Right away we had assorted Tories telling us that because the SNP had not won an absolute majority in its own right there was no mandate for another independence referendum. The 64 SNP MSPs were outnumbered by the 65 MSPs from all the other parties, apparently the 8 Green MSPs are so much chopped meat and the fact that they too support another referendum seemingly doesn’t count, so if you voted Green and got a Green MSP elected it seemingly doesn’t matter. There was a concerted effort amongst opponents of independence to vote tactically in order to deprive the new Parliament of a pro-independence majority because the opponents of independence were well aware of what a majority pro-independence Scottish Parliament would mean. They failed, but having failed tried to shift the goal posts so that Green MSPs didn’t count, only SNP MSPs mattered where a mandate for another referendum was concerned. They would have done exactly the same had any of the other pro-independence party succeeded in winning seats.

However the new Presiding Officer Alison Johnson, was chosen from amongst the ranks of Green MSPs. The Presiding Officer renounces affiliation with their party and does not generally cast a vote except to break a tie. Even then, the convention is that when the presiding officer does use their tie-breaking vote, they do so in favour of advancing debate, but on final ballots, they vote to retain the status quo. This means effectively the SNP does have a majority in its own right as all the other MSPs combined cannot outvote it.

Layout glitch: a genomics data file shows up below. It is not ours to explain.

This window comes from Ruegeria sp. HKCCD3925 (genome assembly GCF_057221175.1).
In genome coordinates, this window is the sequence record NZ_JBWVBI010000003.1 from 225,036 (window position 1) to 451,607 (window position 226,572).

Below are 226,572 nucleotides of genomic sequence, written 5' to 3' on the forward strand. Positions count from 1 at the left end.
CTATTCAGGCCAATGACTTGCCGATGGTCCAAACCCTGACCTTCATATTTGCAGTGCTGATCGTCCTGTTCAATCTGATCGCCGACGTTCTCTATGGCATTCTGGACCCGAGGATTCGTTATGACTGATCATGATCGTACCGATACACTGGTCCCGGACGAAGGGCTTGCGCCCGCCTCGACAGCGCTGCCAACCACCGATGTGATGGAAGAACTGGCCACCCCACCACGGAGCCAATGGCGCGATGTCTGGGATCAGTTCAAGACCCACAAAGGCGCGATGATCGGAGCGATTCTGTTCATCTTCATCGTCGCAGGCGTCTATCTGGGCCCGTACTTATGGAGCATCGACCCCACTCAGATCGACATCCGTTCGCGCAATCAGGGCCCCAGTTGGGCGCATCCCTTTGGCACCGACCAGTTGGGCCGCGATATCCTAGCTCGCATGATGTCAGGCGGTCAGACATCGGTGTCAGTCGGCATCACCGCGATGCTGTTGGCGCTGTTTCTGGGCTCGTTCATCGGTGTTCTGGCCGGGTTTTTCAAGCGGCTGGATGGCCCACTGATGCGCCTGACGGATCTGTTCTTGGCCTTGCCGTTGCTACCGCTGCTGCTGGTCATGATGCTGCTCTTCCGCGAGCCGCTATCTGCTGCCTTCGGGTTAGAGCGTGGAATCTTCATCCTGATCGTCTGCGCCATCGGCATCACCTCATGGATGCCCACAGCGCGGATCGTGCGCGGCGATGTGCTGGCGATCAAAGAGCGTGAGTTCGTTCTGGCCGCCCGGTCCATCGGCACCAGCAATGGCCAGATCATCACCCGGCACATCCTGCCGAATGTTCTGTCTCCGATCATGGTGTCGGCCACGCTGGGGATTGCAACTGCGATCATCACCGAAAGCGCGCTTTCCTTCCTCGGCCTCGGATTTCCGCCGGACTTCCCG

More to the point, the SNP cannot be outvoted on any vote concerned with advancing another independence referendum, since this is also Green policy. The majority status of the SNP led Scottish Government was later cemented when the SNP agreed a deal with the Greens.

Even though they are faced with a pro-independence Scottish Government whose majority is unassailable, this has not stopped the British nationalists and their enablers from trying to come up with arguments which they hope might persuade the public that the mandate held by Holyrood isn’t “really” a mandate, and therefore they are not authoritarian democracy deniers by appealing to forces beyond Holyrood such as the UK Supreme Court or Downing Street in order to block the second independence referendum and undermine Scottish democracy.

Thus we hear a lot of selective appeals to opinion polling from the parties which seek to traduce the outcome of the 2021 Holyrood election because they cannot, in Trumpian fashion, accept that they lost. We do not have government by opinion poll in this or any other country. But if we did then the anti-independence parties would have to respect all polling, not just the polls that suited them. If that were the case the Tories and Labour would have to concede that most people think Brexit was a disaster that needs to be undone, yet both of them are committed to a hard Brexit and keeping the UK out of the Single Market and Customs Union. We don’t hear much from them about opinion polls on that topic, funny that.